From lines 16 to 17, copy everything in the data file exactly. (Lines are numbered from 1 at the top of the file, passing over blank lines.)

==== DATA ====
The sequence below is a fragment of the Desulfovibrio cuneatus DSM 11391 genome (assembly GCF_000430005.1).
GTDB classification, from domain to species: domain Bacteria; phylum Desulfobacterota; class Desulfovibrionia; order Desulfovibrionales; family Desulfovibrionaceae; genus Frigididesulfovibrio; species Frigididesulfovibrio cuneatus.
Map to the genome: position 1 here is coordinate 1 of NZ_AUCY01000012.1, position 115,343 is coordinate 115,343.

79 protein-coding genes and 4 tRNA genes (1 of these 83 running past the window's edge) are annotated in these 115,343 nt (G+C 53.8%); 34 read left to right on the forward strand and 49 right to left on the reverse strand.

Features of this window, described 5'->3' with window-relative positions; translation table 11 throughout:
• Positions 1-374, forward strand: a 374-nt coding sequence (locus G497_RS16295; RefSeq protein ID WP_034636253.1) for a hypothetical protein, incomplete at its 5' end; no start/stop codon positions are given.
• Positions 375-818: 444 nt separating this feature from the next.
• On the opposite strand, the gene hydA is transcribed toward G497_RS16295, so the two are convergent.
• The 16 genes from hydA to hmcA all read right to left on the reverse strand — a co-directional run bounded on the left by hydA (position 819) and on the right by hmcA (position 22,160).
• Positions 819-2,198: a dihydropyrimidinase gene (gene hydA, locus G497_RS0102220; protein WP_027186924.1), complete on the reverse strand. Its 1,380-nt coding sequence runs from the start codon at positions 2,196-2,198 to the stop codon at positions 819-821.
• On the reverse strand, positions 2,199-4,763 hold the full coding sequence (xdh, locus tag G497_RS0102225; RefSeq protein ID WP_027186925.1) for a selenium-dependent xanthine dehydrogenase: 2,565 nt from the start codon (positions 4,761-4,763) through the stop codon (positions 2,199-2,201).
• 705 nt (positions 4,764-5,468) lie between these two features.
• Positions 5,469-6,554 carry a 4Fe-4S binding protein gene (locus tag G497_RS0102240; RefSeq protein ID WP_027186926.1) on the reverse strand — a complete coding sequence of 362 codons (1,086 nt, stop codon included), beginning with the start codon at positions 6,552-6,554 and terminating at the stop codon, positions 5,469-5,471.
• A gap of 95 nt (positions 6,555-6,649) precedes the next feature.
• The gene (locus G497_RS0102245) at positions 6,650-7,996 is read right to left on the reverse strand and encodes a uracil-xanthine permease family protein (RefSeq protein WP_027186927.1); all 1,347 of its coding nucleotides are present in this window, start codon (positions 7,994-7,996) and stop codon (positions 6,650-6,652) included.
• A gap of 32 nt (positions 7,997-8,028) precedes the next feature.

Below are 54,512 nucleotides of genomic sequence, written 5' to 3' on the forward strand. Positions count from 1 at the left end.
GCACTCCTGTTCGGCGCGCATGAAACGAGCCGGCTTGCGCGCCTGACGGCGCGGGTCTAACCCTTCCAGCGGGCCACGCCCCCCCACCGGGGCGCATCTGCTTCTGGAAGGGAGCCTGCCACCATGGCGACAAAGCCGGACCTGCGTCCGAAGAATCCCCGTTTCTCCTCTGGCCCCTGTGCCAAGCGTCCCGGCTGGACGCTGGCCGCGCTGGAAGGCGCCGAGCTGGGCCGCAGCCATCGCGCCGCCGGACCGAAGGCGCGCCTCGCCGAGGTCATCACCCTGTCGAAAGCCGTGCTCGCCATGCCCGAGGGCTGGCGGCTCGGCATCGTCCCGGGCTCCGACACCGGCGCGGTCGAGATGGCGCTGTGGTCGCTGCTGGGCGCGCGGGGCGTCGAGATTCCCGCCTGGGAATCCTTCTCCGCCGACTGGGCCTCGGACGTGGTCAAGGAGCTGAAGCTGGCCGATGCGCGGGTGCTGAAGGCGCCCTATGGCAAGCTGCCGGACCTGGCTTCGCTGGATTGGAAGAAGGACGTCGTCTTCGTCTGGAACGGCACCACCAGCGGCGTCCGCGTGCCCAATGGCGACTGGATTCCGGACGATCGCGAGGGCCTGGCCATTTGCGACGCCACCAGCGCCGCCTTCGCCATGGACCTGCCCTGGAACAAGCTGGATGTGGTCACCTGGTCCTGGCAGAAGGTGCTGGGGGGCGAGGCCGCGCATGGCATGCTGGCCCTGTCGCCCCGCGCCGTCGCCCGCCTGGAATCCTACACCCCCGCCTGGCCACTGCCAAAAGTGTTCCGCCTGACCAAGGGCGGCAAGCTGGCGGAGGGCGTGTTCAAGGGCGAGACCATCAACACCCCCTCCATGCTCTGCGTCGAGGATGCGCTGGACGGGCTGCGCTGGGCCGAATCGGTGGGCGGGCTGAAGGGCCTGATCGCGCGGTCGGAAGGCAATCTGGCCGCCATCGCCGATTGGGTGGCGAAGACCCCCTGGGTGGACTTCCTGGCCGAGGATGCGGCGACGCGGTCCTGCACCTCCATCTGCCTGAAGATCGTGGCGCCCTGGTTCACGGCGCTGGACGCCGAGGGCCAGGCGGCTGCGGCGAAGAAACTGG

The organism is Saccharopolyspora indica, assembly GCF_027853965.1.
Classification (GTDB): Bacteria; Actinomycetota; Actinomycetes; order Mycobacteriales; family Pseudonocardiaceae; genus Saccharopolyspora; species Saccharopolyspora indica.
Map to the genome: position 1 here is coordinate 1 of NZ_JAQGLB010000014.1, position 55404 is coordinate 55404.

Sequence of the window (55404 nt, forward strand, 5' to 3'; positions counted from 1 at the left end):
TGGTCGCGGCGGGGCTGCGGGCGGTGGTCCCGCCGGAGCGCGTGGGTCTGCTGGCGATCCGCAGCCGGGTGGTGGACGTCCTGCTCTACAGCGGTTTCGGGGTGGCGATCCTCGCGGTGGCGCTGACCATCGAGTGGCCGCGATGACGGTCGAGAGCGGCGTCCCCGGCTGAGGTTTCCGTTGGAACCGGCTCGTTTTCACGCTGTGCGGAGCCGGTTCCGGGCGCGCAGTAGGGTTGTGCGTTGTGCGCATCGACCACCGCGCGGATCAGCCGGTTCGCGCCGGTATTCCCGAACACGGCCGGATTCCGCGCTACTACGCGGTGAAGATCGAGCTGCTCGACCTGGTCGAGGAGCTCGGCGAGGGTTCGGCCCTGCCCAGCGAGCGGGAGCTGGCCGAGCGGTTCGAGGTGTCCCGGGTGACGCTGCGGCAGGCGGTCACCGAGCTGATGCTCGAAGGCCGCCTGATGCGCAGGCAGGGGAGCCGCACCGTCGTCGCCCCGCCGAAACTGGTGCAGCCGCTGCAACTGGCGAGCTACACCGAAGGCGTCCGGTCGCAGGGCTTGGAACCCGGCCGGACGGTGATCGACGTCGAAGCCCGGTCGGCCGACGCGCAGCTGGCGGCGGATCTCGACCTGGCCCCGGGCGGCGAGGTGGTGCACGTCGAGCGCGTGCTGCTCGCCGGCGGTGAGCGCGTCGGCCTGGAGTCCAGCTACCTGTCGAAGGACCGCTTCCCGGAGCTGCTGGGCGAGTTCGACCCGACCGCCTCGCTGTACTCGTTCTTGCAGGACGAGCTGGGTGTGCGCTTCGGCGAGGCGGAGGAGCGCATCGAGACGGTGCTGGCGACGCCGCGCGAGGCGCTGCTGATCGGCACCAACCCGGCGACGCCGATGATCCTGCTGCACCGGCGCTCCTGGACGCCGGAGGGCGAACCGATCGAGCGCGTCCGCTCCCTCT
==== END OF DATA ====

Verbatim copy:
• A gap of 32 nt (positions 7,997-8,028) precedes the next feature.

Below are 54,512 nucleotides of genomic sequence, written 5' to 3' on the forward strand. Positions count from 1 at the left end.